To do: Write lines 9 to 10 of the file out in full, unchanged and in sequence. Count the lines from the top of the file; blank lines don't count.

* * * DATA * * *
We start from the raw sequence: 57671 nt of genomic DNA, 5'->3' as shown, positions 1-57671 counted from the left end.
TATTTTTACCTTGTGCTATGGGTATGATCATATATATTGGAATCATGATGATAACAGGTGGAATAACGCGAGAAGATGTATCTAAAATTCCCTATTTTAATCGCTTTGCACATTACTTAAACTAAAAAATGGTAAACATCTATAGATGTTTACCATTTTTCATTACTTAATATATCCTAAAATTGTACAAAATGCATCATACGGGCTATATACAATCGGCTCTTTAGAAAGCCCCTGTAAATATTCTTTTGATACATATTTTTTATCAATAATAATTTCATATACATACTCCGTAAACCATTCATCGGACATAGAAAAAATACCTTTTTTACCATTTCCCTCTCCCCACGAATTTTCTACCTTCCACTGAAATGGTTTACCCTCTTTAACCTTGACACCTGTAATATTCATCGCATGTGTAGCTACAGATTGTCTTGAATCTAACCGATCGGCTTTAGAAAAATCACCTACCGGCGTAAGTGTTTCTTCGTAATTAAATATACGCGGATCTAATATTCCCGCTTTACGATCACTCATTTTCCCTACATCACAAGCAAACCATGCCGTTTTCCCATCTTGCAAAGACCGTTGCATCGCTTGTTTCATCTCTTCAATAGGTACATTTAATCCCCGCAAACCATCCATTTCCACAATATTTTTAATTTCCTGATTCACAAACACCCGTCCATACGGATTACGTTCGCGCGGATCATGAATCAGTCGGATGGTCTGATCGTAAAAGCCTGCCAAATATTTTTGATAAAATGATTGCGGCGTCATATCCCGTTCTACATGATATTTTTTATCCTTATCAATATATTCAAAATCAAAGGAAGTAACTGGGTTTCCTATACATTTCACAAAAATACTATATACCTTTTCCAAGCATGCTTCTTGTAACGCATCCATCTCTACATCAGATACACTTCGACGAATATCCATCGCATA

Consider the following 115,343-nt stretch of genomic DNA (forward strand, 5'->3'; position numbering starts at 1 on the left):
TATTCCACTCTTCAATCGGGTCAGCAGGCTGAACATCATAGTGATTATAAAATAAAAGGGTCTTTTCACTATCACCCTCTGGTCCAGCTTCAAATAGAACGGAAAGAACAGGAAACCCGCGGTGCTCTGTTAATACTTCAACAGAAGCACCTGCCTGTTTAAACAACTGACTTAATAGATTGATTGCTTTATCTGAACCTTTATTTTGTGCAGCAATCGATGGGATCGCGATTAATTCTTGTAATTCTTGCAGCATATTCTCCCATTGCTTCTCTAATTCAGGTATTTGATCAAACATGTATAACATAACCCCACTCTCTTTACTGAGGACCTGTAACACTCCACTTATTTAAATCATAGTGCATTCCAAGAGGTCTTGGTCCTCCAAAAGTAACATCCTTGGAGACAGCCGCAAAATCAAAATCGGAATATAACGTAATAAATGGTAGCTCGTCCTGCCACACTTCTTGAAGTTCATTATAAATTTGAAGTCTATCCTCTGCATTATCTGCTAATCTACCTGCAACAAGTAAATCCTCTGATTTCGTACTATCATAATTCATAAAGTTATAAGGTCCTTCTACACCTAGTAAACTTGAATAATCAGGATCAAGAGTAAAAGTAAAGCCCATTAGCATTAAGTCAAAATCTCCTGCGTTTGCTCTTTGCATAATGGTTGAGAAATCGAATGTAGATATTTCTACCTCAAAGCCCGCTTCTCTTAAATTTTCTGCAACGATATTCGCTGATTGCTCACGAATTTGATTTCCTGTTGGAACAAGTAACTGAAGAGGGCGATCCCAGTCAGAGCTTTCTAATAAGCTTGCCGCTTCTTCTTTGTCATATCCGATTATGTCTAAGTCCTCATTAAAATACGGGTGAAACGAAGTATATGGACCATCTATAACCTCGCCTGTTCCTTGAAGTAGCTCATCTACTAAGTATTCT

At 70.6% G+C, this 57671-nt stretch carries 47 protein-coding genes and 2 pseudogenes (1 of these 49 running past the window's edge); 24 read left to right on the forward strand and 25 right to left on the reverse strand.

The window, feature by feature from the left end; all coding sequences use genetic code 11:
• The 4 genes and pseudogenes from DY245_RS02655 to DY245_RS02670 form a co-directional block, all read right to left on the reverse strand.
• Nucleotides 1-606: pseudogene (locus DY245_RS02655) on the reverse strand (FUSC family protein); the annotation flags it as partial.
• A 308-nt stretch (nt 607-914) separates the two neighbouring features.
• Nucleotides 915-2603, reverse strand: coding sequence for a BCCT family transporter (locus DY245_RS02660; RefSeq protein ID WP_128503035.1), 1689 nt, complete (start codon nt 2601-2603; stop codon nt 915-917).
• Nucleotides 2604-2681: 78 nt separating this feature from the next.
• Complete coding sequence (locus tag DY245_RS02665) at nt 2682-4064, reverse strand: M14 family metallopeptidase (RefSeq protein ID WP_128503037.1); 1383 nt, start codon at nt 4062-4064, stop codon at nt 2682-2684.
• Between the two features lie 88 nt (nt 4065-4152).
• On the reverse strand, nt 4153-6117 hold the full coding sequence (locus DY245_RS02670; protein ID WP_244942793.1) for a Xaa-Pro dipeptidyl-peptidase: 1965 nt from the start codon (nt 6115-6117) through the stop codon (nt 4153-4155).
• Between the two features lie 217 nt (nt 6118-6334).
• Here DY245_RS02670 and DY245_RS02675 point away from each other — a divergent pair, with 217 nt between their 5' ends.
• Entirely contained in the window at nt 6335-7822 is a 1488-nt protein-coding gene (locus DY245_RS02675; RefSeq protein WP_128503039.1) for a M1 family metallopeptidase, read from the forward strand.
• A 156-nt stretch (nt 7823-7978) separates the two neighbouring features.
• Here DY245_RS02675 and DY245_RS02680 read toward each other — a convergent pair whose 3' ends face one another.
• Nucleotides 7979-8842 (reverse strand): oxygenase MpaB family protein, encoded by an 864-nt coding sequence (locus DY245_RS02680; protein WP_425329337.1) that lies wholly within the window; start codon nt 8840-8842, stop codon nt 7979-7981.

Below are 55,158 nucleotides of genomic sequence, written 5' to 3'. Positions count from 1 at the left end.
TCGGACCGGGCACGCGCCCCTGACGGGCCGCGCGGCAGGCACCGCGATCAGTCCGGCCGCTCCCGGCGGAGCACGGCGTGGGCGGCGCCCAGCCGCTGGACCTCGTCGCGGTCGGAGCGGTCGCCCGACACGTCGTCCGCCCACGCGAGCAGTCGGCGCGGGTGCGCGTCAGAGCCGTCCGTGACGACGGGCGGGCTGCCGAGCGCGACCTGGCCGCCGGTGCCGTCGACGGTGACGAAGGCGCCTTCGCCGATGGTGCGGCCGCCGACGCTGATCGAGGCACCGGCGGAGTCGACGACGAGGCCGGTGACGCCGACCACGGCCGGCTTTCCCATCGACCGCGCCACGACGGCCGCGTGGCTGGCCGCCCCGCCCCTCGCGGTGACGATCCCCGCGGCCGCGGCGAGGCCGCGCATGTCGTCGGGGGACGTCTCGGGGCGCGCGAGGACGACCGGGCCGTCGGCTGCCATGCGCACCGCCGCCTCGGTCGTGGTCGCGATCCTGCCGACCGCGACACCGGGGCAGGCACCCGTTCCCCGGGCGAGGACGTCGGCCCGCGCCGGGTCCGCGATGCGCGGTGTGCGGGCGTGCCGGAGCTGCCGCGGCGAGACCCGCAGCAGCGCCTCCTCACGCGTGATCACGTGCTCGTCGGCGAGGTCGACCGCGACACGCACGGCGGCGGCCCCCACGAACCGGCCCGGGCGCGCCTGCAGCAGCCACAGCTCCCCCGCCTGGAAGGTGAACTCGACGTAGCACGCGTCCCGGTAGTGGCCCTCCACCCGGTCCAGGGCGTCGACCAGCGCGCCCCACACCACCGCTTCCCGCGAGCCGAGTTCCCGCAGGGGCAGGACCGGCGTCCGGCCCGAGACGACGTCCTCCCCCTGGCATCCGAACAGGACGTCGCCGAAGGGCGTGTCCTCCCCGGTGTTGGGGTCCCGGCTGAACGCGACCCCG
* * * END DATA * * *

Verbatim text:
• A 308-nt stretch (nt 607-914) separates the two neighbouring features.
• Nucleotides 915-2603, reverse strand: coding sequence for a BCCT family transporter (locus DY245_RS02660; RefSeq protein ID WP_128503035.1), 1689 nt, complete (start codon nt 2601-2603; stop codon nt 915-917).